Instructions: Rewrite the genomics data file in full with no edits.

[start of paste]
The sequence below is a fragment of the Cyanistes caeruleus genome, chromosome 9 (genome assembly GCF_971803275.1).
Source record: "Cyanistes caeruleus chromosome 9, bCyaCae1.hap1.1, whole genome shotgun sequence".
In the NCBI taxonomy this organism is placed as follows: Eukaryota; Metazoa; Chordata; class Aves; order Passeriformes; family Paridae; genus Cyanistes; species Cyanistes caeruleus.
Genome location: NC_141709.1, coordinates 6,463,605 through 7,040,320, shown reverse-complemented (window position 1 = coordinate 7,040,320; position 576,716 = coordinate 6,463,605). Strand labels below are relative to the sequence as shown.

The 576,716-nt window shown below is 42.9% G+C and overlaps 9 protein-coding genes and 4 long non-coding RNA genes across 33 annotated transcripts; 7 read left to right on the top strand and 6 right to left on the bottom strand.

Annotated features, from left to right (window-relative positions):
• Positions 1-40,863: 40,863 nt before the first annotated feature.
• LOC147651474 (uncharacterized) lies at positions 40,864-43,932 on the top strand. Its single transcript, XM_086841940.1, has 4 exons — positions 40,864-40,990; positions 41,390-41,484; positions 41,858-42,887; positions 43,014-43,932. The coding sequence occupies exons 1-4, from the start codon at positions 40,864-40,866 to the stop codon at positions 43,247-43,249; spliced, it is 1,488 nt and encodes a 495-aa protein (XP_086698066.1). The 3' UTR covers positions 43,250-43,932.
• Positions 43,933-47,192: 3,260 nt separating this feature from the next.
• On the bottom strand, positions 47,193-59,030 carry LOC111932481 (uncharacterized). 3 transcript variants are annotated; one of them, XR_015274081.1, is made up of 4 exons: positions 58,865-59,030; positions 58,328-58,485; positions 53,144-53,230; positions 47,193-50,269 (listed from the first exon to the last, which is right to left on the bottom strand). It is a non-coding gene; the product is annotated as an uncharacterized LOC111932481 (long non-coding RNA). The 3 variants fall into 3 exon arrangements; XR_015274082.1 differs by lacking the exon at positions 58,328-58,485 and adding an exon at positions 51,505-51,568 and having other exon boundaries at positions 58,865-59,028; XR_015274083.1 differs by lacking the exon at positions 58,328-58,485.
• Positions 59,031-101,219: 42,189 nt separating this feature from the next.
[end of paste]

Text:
The sequence below is a fragment of the Cyanistes caeruleus genome, chromosome 9 (genome assembly GCF_971803275.1).
Source record: "Cyanistes caeruleus chromosome 9, bCyaCae1.hap1.1, whole genome shotgun sequence".
In the NCBI taxonomy this organism is placed as follows: Eukaryota; Metazoa; Chordata; class Aves; order Passeriformes; family Paridae; genus Cyanistes; species Cyanistes caeruleus.
Genome location: NC_141709.1, coordinates 6,463,605 through 7,040,320, shown reverse-complemented (window position 1 = coordinate 7,040,320; position 576,716 = coordinate 6,463,605). Strand labels below are relative to the sequence as shown.

The 576,716-nt window shown below is 42.9% G+C and overlaps 9 protein-coding genes and 4 long non-coding RNA genes across 33 annotated transcripts; 7 read left to right on the top strand and 6 right to left on the bottom strand.

Annotated features, from left to right (window-relative positions):
• Positions 1-40,863: 40,863 nt before the first annotated feature.
• LOC147651474 (uncharacterized) lies at positions 40,864-43,932 on the top strand. Its single transcript, XM_086841940.1, has 4 exons — positions 40,864-40,990; positions 41,390-41,484; positions 41,858-42,887; positions 43,014-43,932. The coding sequence occupies exons 1-4, from the start codon at positions 40,864-40,866 to the stop codon at positions 43,247-43,249; spliced, it is 1,488 nt and encodes a 495-aa protein (XP_086698066.1). The 3' UTR covers positions 43,250-43,932.
• Positions 43,933-47,192: 3,260 nt separating this feature from the next.
• On the bottom strand, positions 47,193-59,030 carry LOC111932481 (uncharacterized). 3 transcript variants are annotated; one of them, XR_015274081.1, is made up of 4 exons: positions 58,865-59,030; positions 58,328-58,485; positions 53,144-53,230; positions 47,193-50,269 (listed from the first exon to the last, which is right to left on the bottom strand). It is a non-coding gene; the product is annotated as an uncharacterized LOC111932481 (long non-coding RNA). The 3 variants fall into 3 exon arrangements; XR_015274082.1 differs by lacking the exon at positions 58,328-58,485 and adding an exon at positions 51,505-51,568 and having other exon boundaries at positions 58,865-59,028; XR_015274083.1 differs by lacking the exon at positions 58,328-58,485.
• Positions 59,031-101,219: 42,189 nt separating this feature from the next.